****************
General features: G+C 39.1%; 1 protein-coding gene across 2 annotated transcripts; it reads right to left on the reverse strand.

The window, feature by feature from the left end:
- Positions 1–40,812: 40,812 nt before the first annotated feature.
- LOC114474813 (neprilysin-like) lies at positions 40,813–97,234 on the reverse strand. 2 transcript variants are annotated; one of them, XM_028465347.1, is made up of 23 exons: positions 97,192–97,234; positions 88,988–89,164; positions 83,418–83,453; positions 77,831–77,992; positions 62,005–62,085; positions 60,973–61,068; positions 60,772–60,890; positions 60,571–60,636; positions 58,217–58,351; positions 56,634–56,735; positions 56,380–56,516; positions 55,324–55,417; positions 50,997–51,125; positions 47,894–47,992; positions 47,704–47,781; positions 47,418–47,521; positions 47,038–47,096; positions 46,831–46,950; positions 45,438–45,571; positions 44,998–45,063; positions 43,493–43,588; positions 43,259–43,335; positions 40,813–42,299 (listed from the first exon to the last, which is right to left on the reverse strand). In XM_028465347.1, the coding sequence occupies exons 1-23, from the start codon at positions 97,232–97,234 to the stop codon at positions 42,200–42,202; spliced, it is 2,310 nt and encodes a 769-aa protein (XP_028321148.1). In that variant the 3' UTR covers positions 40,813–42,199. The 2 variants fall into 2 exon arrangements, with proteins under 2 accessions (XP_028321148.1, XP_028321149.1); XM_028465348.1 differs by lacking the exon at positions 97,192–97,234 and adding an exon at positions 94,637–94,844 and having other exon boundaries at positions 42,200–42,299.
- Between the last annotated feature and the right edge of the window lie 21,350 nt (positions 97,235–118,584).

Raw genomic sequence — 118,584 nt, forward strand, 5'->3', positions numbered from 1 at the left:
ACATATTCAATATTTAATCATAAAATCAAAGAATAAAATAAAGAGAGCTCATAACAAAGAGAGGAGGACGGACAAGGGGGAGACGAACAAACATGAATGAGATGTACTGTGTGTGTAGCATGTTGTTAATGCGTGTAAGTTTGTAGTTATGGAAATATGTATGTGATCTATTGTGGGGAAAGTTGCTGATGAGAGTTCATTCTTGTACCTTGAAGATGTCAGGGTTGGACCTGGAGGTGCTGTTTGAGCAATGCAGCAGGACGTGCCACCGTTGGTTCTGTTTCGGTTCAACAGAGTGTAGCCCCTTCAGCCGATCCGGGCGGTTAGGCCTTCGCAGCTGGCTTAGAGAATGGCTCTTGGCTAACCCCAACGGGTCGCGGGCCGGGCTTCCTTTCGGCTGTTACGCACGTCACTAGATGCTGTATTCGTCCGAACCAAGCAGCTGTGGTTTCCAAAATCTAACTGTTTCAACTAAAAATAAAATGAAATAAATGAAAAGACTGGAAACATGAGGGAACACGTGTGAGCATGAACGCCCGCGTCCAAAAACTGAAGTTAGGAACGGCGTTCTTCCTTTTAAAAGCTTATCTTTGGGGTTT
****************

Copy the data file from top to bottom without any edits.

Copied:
General features: G+C 39.1%; 1 protein-coding gene across 2 annotated transcripts; it reads right to left on the reverse strand.

The window, feature by feature from the left end:
- Positions 1–40,812: 40,812 nt before the first annotated feature.
- LOC114474813 (neprilysin-like) lies at positions 40,813–97,234 on the reverse strand. 2 transcript variants are annotated; one of them, XM_028465347.1, is made up of 23 exons: positions 97,192–97,234; positions 88,988–89,164; positions 83,418–83,453; positions 77,831–77,992; positions 62,005–62,085; positions 60,973–61,068; positions 60,772–60,890; positions 60,571–60,636; positions 58,217–58,351; positions 56,634–56,735; positions 56,380–56,516; positions 55,324–55,417; positions 50,997–51,125; positions 47,894–47,992; positions 47,704–47,781; positions 47,418–47,521; positions 47,038–47,096; positions 46,831–46,950; positions 45,438–45,571; positions 44,998–45,063; positions 43,493–43,588; positions 43,259–43,335; positions 40,813–42,299 (listed from the first exon to the last, which is right to left on the reverse strand). In XM_028465347.1, the coding sequence occupies exons 1-23, from the start codon at positions 97,232–97,234 to the stop codon at positions 42,200–42,202; spliced, it is 2,310 nt and encodes a 769-aa protein (XP_028321148.1). In that variant the 3' UTR covers positions 40,813–42,199. The 2 variants fall into 2 exon arrangements, with proteins under 2 accessions (XP_028321148.1, XP_028321149.1); XM_028465348.1 differs by lacking the exon at positions 97,192–97,234 and adding an exon at positions 94,637–94,844 and having other exon boundaries at positions 42,200–42,299.
- Between the last annotated feature and the right edge of the window lie 21,350 nt (positions 97,235–118,584).

Raw genomic sequence — 118,584 nt, forward strand, 5'->3', positions numbered from 1 at the left:
ACATATTCAATATTTAATCATAAAATCAAAGAATAAAATAAAGAGAGCTCATAACAAAGAGAGGAGGACGGACAAGGGGGAGACGAACAAACATGAATGAGATGTACTGTGTGTGTAGCATGTTGTTAATGCGTGTAAGTTTGTAGTTATGGAAATATGTATGTGATCTATTGTGGGGAAAGTTGCTGATGAGAGTTCATTCTTGTACCTTGAAGATGTCAGGGTTGGACCTGGAGGTGCTGTTTGAGCAATGCAGCAGGACGTGCCACCGTTGGTTCTGTTTCGGTTCAACAGAGTGTAGCCCCTTCAGCCGATCCGGGCGGTTAGGCCTTCGCAGCTGGCTTAGAGAATGGCTCTTGGCTAACCCCAACGGGTCGCGGGCCGGGCTTCCTTTCGGCTGTTACGCACGTCACTAGATGCTGTATTCGTCCGAACCAAGCAGCTGTGGTTTCCAAAATCTAACTGTTTCAACTAAAAATAAAATGAAATAAATGAAAAGACTGGAAACATGAGGGAACACGTGTGAGCATGAACGCCCGCGTCCAAAAACTGAAGTTAGGAACGGCGTTCTTCCTTTTAAAAGCTTATCTTTGGGGTTT